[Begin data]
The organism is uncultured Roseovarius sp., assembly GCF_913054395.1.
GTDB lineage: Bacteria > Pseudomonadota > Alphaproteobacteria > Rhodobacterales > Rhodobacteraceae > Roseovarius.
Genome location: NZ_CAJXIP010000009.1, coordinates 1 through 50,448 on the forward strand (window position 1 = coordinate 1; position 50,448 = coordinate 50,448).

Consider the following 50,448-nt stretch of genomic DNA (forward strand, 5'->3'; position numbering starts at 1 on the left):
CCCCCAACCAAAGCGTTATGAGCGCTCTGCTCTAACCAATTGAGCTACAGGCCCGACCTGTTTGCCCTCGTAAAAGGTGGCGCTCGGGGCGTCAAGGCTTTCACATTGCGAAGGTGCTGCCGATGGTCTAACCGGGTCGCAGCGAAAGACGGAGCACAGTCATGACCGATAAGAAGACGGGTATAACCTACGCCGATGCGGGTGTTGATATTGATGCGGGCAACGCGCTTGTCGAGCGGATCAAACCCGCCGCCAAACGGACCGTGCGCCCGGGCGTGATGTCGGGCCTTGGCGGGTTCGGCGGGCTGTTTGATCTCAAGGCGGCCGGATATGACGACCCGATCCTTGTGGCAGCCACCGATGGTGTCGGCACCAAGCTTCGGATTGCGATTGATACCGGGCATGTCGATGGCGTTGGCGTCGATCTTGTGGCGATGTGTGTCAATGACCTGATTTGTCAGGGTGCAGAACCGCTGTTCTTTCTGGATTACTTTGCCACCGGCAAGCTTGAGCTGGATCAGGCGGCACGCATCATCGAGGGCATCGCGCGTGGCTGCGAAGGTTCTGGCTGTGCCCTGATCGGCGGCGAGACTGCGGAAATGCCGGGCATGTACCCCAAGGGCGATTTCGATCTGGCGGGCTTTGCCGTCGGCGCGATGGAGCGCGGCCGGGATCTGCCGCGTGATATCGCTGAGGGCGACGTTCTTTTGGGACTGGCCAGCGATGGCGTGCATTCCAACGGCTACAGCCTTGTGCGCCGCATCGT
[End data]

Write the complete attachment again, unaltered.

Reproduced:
The organism is uncultured Roseovarius sp., assembly GCF_913054395.1.
GTDB lineage: Bacteria > Pseudomonadota > Alphaproteobacteria > Rhodobacterales > Rhodobacteraceae > Roseovarius.
Genome location: NZ_CAJXIP010000009.1, coordinates 1 through 50,448 on the forward strand (window position 1 = coordinate 1; position 50,448 = coordinate 50,448).

Consider the following 50,448-nt stretch of genomic DNA (forward strand, 5'->3'; position numbering starts at 1 on the left):
CCCCCAACCAAAGCGTTATGAGCGCTCTGCTCTAACCAATTGAGCTACAGGCCCGACCTGTTTGCCCTCGTAAAAGGTGGCGCTCGGGGCGTCAAGGCTTTCACATTGCGAAGGTGCTGCCGATGGTCTAACCGGGTCGCAGCGAAAGACGGAGCACAGTCATGACCGATAAGAAGACGGGTATAACCTACGCCGATGCGGGTGTTGATATTGATGCGGGCAACGCGCTTGTCGAGCGGATCAAACCCGCCGCCAAACGGACCGTGCGCCCGGGCGTGATGTCGGGCCTTGGCGGGTTCGGCGGGCTGTTTGATCTCAAGGCGGCCGGATATGACGACCCGATCCTTGTGGCAGCCACCGATGGTGTCGGCACCAAGCTTCGGATTGCGATTGATACCGGGCATGTCGATGGCGTTGGCGTCGATCTTGTGGCGATGTGTGTCAATGACCTGATTTGTCAGGGTGCAGAACCGCTGTTCTTTCTGGATTACTTTGCCACCGGCAAGCTTGAGCTGGATCAGGCGGCACGCATCATCGAGGGCATCGCGCGTGGCTGCGAAGGTTCTGGCTGTGCCCTGATCGGCGGCGAGACTGCGGAAATGCCGGGCATGTACCCCAAGGGCGATTTCGATCTGGCGGGCTTTGCCGTCGGCGCGATGGAGCGCGGCCGGGATCTGCCGCGTGATATCGCTGAGGGCGACGTTCTTTTGGGACTGGCCAGCGATGGCGTGCATTCCAACGGCTACAGCCTTGTGCGCCGCATCGT